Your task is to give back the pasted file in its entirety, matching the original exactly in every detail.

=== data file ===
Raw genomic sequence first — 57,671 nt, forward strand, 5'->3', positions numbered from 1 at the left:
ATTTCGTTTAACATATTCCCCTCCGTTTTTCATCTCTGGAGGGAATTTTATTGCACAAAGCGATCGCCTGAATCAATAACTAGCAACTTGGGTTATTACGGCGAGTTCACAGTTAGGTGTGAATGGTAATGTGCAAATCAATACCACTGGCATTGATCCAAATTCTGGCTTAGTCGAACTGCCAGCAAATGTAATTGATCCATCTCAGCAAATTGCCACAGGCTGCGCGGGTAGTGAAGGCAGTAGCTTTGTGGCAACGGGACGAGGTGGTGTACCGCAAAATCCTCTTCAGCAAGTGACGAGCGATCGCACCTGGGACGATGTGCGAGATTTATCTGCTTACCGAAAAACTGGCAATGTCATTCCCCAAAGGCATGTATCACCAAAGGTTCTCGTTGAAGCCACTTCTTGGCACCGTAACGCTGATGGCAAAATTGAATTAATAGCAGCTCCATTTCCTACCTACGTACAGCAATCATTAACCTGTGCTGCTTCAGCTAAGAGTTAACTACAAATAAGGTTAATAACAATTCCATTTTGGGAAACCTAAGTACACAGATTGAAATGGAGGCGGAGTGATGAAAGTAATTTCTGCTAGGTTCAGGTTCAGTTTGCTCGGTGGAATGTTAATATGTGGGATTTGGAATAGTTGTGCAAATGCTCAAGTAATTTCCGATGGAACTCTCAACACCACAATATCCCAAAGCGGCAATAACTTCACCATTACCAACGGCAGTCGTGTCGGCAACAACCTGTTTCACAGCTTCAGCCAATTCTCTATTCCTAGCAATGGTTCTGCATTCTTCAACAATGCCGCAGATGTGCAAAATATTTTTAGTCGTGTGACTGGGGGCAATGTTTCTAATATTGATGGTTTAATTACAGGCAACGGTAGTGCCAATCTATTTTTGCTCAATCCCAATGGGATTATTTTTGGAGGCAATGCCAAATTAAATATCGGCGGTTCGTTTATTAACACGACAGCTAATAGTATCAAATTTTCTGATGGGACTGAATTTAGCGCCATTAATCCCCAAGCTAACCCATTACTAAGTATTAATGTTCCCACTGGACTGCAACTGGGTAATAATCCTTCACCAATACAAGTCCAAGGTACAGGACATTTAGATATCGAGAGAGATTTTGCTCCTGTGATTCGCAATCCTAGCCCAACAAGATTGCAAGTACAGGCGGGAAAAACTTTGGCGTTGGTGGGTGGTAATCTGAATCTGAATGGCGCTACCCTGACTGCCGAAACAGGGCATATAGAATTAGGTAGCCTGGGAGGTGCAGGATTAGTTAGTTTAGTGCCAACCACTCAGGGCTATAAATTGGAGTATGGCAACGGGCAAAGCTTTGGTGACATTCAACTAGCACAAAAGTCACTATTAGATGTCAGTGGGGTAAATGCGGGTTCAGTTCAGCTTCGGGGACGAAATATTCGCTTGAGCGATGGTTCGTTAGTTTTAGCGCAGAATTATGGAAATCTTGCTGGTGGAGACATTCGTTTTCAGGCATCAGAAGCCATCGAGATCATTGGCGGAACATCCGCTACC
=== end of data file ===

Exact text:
Raw genomic sequence first — 57,671 nt, forward strand, 5'->3', positions numbered from 1 at the left:
ATTTCGTTTAACATATTCCCCTCCGTTTTTCATCTCTGGAGGGAATTTTATTGCACAAAGCGATCGCCTGAATCAATAACTAGCAACTTGGGTTATTACGGCGAGTTCACAGTTAGGTGTGAATGGTAATGTGCAAATCAATACCACTGGCATTGATCCAAATTCTGGCTTAGTCGAACTGCCAGCAAATGTAATTGATCCATCTCAGCAAATTGCCACAGGCTGCGCGGGTAGTGAAGGCAGTAGCTTTGTGGCAACGGGACGAGGTGGTGTACCGCAAAATCCTCTTCAGCAAGTGACGAGCGATCGCACCTGGGACGATGTGCGAGATTTATCTGCTTACCGAAAAACTGGCAATGTCATTCCCCAAAGGCATGTATCACCAAAGGTTCTCGTTGAAGCCACTTCTTGGCACCGTAACGCTGATGGCAAAATTGAATTAATAGCAGCTCCATTTCCTACCTACGTACAGCAATCATTAACCTGTGCTGCTTCAGCTAAGAGTTAACTACAAATAAGGTTAATAACAATTCCATTTTGGGAAACCTAAGTACACAGATTGAAATGGAGGCGGAGTGATGAAAGTAATTTCTGCTAGGTTCAGGTTCAGTTTGCTCGGTGGAATGTTAATATGTGGGATTTGGAATAGTTGTGCAAATGCTCAAGTAATTTCCGATGGAACTCTCAACACCACAATATCCCAAAGCGGCAATAACTTCACCATTACCAACGGCAGTCGTGTCGGCAACAACCTGTTTCACAGCTTCAGCCAATTCTCTATTCCTAGCAATGGTTCTGCATTCTTCAACAATGCCGCAGATGTGCAAAATATTTTTAGTCGTGTGACTGGGGGCAATGTTTCTAATATTGATGGTTTAATTACAGGCAACGGTAGTGCCAATCTATTTTTGCTCAATCCCAATGGGATTATTTTTGGAGGCAATGCCAAATTAAATATCGGCGGTTCGTTTATTAACACGACAGCTAATAGTATCAAATTTTCTGATGGGACTGAATTTAGCGCCATTAATCCCCAAGCTAACCCATTACTAAGTATTAATGTTCCCACTGGACTGCAACTGGGTAATAATCCTTCACCAATACAAGTCCAAGGTACAGGACATTTAGATATCGAGAGAGATTTTGCTCCTGTGATTCGCAATCCTAGCCCAACAAGATTGCAAGTACAGGCGGGAAAAACTTTGGCGTTGGTGGGTGGTAATCTGAATCTGAATGGCGCTACCCTGACTGCCGAAACAGGGCATATAGAATTAGGTAGCCTGGGAGGTGCAGGATTAGTTAGTTTAGTGCCAACCACTCAGGGCTATAAATTGGAGTATGGCAACGGGCAAAGCTTTGGTGACATTCAACTAGCACAAAAGTCACTATTAGATGTCAGTGGGGTAAATGCGGGTTCAGTTCAGCTTCGGGGACGAAATATTCGCTTGAGCGATGGTTCGTTAGTTTTAGCGCAGAATTATGGAAATCTTGCTGGTGGAGACATTCGTTTTCAGGCATCAGAAGCCATCGAGATCATTGGCGGAACATCCGCTACC